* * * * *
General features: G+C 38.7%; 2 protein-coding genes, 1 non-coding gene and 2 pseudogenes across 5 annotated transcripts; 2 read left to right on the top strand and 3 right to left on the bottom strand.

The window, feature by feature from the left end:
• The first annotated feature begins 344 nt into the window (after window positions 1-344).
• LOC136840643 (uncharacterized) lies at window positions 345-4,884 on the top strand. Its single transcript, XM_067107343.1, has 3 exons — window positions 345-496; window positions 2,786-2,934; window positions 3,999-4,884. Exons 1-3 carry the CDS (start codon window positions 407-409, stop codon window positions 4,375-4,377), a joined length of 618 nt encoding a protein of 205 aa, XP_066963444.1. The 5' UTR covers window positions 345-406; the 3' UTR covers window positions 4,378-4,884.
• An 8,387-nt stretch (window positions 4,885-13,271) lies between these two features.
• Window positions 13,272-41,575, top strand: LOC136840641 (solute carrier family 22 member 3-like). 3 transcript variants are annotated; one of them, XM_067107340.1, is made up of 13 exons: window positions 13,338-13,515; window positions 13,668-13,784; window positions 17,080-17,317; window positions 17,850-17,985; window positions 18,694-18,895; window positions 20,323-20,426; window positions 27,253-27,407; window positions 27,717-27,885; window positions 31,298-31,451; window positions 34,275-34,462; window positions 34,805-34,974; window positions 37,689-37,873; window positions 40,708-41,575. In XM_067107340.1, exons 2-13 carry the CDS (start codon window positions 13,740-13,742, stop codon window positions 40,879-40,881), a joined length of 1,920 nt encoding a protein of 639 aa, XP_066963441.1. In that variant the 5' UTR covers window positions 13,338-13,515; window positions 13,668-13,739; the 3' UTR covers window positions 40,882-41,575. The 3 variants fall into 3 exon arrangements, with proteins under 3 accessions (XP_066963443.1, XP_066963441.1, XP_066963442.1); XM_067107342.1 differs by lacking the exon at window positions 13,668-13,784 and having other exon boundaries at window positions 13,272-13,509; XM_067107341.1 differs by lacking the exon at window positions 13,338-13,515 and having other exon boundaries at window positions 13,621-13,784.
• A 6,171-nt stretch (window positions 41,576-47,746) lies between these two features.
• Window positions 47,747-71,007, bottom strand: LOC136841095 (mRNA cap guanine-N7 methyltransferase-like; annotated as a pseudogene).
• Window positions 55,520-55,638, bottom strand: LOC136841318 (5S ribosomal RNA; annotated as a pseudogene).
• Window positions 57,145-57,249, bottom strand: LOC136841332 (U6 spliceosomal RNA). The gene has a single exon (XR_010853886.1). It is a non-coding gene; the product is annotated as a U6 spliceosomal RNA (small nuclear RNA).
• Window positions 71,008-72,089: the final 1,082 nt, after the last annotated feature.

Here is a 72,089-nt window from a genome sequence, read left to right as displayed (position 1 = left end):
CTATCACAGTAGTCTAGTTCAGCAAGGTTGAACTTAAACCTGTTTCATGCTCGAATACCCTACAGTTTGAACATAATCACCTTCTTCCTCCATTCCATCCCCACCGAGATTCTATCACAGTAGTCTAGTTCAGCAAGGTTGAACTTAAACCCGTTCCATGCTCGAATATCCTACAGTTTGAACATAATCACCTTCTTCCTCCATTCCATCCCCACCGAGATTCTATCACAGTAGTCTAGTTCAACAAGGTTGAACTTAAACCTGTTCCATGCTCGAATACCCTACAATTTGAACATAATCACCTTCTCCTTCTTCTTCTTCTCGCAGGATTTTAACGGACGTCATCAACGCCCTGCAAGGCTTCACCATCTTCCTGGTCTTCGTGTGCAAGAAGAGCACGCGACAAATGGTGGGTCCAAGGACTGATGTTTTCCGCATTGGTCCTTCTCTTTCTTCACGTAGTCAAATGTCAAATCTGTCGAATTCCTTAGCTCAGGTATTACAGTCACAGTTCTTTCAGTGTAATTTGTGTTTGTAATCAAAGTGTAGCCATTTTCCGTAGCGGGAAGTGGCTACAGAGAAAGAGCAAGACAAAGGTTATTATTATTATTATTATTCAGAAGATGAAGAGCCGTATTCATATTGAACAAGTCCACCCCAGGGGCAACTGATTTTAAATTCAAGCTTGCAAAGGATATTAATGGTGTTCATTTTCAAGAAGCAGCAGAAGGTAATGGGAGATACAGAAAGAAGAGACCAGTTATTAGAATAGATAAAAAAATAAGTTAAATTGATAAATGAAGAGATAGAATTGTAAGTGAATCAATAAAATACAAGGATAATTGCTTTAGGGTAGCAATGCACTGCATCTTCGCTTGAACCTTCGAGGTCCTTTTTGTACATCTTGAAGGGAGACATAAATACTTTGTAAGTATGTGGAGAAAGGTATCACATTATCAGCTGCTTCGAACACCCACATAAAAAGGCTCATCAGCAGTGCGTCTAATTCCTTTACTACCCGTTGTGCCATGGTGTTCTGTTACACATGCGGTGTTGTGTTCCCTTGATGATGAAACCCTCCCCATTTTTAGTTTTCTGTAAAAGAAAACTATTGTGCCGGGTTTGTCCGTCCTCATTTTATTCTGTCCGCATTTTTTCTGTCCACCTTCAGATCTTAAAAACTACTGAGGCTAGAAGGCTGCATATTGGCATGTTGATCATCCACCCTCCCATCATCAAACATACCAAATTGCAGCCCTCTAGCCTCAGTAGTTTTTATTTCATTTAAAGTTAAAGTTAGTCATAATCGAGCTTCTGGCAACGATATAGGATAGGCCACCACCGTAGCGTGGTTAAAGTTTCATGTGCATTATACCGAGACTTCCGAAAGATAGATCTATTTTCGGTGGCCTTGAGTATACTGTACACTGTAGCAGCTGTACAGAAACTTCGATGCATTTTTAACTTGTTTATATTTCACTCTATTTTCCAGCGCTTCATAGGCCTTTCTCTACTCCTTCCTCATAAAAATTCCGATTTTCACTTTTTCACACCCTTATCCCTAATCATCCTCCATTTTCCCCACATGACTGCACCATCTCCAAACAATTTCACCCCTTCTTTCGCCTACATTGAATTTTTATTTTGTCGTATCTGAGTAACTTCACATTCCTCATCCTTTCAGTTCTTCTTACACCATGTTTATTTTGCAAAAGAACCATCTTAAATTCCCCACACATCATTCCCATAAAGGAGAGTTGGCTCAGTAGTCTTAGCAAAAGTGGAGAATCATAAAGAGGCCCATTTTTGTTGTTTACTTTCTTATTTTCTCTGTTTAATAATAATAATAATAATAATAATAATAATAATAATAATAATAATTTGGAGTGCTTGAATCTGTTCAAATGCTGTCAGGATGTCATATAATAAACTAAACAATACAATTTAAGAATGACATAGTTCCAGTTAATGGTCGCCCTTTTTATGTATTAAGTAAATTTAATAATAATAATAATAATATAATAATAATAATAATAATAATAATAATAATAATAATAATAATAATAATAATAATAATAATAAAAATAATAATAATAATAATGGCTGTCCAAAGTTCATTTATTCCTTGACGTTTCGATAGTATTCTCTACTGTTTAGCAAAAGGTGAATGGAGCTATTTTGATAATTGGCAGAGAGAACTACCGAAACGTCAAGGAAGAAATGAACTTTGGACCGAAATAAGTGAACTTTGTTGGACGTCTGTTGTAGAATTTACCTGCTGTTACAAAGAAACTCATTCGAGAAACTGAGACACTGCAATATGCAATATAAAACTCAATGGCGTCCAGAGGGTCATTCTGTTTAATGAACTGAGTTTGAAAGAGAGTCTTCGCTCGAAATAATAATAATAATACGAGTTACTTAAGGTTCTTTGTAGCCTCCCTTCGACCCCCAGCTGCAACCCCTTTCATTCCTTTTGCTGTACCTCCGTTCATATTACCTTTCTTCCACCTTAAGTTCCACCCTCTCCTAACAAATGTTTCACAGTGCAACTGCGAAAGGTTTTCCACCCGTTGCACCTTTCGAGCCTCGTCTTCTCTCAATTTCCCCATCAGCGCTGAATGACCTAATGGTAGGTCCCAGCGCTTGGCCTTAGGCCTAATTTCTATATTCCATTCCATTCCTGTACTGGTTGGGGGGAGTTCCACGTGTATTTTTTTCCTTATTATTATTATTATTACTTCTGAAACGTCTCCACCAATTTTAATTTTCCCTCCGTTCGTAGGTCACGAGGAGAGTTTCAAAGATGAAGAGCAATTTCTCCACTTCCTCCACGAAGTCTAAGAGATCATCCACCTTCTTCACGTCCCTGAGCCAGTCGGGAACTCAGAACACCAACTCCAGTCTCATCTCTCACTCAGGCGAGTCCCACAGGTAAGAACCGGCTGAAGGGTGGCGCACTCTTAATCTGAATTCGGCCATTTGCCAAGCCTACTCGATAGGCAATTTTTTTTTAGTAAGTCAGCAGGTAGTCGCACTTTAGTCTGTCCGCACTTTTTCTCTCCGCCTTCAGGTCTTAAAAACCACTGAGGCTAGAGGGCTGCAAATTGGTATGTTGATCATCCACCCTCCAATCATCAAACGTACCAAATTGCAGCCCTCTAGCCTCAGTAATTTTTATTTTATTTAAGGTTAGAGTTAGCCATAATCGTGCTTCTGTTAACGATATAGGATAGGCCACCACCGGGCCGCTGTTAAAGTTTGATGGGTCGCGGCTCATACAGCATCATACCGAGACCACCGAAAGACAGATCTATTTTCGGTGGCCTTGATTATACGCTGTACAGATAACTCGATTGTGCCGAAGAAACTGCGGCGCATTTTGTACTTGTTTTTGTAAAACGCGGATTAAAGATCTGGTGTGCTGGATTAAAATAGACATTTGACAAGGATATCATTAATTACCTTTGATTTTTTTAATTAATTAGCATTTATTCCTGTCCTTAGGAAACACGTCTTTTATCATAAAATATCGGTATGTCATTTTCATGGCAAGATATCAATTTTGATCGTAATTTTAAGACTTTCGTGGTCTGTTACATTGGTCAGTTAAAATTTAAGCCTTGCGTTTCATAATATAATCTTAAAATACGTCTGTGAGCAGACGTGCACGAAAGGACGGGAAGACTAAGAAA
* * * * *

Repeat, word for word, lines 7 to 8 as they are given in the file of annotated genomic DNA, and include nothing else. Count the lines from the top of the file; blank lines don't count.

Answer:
• A 6,171-nt stretch (window positions 41,576-47,746) lies between these two features.
• Window positions 47,747-71,007, bottom strand: LOC136841095 (mRNA cap guanine-N7 methyltransferase-like; annotated as a pseudogene).